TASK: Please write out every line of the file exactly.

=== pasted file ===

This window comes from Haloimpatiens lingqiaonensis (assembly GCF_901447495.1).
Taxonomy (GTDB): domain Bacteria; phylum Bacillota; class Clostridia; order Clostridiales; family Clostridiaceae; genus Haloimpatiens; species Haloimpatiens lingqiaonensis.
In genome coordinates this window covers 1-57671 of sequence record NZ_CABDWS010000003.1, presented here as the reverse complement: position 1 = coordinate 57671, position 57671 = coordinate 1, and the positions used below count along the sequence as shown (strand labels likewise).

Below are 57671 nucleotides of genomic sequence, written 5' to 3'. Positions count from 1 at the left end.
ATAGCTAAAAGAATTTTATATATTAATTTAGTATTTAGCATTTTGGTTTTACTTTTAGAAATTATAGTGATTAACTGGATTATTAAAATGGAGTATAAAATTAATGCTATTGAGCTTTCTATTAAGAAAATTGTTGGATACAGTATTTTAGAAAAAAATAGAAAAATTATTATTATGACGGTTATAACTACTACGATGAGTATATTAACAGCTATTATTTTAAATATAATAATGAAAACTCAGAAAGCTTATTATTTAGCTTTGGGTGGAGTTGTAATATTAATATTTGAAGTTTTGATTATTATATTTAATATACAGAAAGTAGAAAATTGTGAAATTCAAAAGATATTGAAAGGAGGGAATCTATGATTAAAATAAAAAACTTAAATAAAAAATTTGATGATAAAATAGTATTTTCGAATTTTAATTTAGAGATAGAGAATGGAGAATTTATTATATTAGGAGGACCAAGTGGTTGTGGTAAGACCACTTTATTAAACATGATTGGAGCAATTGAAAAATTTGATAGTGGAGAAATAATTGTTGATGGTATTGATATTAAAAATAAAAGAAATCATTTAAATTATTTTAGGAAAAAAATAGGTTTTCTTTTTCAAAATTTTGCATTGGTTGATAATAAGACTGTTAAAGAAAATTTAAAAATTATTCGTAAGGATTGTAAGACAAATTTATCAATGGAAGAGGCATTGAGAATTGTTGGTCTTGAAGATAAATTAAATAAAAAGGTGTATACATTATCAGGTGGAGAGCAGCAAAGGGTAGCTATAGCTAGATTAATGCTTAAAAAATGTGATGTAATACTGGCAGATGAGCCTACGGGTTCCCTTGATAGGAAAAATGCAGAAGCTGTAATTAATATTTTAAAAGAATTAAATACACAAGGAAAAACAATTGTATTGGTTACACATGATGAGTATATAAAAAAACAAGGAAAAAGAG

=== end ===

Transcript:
This window comes from Haloimpatiens lingqiaonensis (assembly GCF_901447495.1).
Taxonomy (GTDB): domain Bacteria; phylum Bacillota; class Clostridia; order Clostridiales; family Clostridiaceae; genus Haloimpatiens; species Haloimpatiens lingqiaonensis.
In genome coordinates this window covers 1-57671 of sequence record NZ_CABDWS010000003.1, presented here as the reverse complement: position 1 = coordinate 57671, position 57671 = coordinate 1, and the positions used below count along the sequence as shown (strand labels likewise).

Below are 57671 nucleotides of genomic sequence, written 5' to 3'. Positions count from 1 at the left end.
ATAGCTAAAAGAATTTTATATATTAATTTAGTATTTAGCATTTTGGTTTTACTTTTAGAAATTATAGTGATTAACTGGATTATTAAAATGGAGTATAAAATTAATGCTATTGAGCTTTCTATTAAGAAAATTGTTGGATACAGTATTTTAGAAAAAAATAGAAAAATTATTATTATGACGGTTATAACTACTACGATGAGTATATTAACAGCTATTATTTTAAATATAATAATGAAAACTCAGAAAGCTTATTATTTAGCTTTGGGTGGAGTTGTAATATTAATATTTGAAGTTTTGATTATTATATTTAATATACAGAAAGTAGAAAATTGTGAAATTCAAAAGATATTGAAAGGAGGGAATCTATGATTAAAATAAAAAACTTAAATAAAAAATTTGATGATAAAATAGTATTTTCGAATTTTAATTTAGAGATAGAGAATGGAGAATTTATTATATTAGGAGGACCAAGTGGTTGTGGTAAGACCACTTTATTAAACATGATTGGAGCAATTGAAAAATTTGATAGTGGAGAAATAATTGTTGATGGTATTGATATTAAAAATAAAAGAAATCATTTAAATTATTTTAGGAAAAAAATAGGTTTTCTTTTTCAAAATTTTGCATTGGTTGATAATAAGACTGTTAAAGAAAATTTAAAAATTATTCGTAAGGATTGTAAGACAAATTTATCAATGGAAGAGGCATTGAGAATTGTTGGTCTTGAAGATAAATTAAATAAAAAGGTGTATACATTATCAGGTGGAGAGCAGCAAAGGGTAGCTATAGCTAGATTAATGCTTAAAAAATGTGATGTAATACTGGCAGATGAGCCTACGGGTTCCCTTGATAGGAAAAATGCAGAAGCTGTAATTAATATTTTAAAAGAATTAAATACACAAGGAAAAACAATTGTATTGGTTACACATGATGAGTATATAAAAAAACAAGGAAAAAGAG